Computer-controlled prosthetic ankle patent awarded to Oklahoma City company
Tuesday, June 13, 2006
Martin Bionics, a company based out of Oklahoma City, Oklahoma, was awarded the patent to a computer-controlled ankle. The Oklahoma Center for the Advancement for Science and Technology funded $573,000 towards the development of the device.
The computer-controlled ankle functions similar to how the brain controls a real human ankle. Although prosthetic ankles allowed for some basic performance, the technologies remained limited in where and how they may be used.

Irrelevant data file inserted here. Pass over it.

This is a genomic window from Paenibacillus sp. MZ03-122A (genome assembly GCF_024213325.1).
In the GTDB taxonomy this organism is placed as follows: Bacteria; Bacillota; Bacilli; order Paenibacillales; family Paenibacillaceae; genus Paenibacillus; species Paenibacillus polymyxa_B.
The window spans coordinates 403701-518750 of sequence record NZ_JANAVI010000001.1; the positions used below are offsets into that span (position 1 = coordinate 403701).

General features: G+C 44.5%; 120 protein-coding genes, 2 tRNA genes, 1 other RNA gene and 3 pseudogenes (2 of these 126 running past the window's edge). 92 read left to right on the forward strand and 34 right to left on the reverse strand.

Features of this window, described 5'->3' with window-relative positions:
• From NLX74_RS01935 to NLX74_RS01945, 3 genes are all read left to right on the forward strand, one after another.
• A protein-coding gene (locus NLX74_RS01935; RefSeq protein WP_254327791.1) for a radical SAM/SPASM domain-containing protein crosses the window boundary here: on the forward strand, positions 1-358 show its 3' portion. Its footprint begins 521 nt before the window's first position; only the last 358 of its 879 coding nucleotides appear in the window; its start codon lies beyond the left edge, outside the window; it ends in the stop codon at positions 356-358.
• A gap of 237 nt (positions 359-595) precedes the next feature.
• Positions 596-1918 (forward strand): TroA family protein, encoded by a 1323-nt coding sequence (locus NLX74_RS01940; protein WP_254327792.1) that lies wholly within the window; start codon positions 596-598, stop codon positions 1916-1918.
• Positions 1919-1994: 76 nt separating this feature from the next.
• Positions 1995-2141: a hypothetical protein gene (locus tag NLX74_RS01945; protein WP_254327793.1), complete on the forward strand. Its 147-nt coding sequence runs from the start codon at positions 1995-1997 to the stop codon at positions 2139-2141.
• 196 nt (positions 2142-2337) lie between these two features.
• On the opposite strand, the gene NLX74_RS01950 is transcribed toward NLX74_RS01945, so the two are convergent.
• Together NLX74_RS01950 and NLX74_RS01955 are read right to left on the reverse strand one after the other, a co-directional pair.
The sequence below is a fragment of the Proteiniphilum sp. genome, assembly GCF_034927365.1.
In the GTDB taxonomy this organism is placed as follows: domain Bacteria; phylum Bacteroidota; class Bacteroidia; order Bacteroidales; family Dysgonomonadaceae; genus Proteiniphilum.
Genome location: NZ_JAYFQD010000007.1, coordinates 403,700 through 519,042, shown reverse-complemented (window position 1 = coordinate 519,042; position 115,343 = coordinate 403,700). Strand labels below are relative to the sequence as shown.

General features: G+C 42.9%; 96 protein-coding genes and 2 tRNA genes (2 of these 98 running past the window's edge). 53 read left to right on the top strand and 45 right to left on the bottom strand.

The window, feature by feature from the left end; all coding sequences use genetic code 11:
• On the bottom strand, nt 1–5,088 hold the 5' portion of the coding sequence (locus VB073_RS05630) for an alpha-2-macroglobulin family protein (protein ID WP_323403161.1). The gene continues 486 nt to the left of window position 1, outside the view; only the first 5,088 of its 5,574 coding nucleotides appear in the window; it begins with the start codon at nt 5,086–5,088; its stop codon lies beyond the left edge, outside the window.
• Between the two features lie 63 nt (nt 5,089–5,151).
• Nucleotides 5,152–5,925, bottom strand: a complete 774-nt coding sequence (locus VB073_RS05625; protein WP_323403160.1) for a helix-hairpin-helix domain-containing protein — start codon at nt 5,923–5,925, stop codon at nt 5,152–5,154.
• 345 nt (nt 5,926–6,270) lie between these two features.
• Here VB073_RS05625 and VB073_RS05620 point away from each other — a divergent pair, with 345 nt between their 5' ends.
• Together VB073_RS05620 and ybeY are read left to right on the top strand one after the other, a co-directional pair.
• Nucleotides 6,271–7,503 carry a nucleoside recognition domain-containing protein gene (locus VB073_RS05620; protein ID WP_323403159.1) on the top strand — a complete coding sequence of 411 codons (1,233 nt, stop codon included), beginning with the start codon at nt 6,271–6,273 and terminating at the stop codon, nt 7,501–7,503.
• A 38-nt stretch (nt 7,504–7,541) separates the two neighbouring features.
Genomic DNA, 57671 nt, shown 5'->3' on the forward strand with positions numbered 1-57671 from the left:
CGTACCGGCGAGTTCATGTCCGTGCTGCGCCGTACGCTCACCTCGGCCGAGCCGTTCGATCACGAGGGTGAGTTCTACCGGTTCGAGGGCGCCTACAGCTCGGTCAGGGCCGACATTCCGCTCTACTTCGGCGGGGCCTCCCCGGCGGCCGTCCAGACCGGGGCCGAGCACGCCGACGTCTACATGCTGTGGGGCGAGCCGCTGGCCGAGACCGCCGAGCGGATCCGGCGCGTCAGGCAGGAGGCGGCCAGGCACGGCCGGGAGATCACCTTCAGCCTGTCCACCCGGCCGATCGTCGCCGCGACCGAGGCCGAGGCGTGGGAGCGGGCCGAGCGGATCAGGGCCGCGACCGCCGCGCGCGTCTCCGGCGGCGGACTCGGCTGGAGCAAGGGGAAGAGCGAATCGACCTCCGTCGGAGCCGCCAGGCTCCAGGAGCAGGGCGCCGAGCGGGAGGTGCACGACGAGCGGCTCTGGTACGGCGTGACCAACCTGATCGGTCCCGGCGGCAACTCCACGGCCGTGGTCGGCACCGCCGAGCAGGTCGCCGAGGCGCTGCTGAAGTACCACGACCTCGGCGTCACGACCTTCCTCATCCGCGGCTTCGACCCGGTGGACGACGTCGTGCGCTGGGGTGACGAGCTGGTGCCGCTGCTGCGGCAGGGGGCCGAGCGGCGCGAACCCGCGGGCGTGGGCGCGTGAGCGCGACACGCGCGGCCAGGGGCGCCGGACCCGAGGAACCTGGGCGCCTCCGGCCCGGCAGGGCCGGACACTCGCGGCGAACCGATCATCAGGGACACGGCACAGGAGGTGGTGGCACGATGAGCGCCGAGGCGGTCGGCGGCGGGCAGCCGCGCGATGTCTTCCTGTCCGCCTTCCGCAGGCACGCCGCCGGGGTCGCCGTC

Vice president of research and development, Jay Martin, said "This design grants a greater sense of security and confidence to the amputee. Functioning at a higher level, walking with a smoother step and dressing without limits will provide the patient with greater self confidence."
Martin Bionics plans to have the ankle commercially available within the next two years.
- "Oklahoma City company awarded computer-controlled ankle patent" — , June 12, 2006
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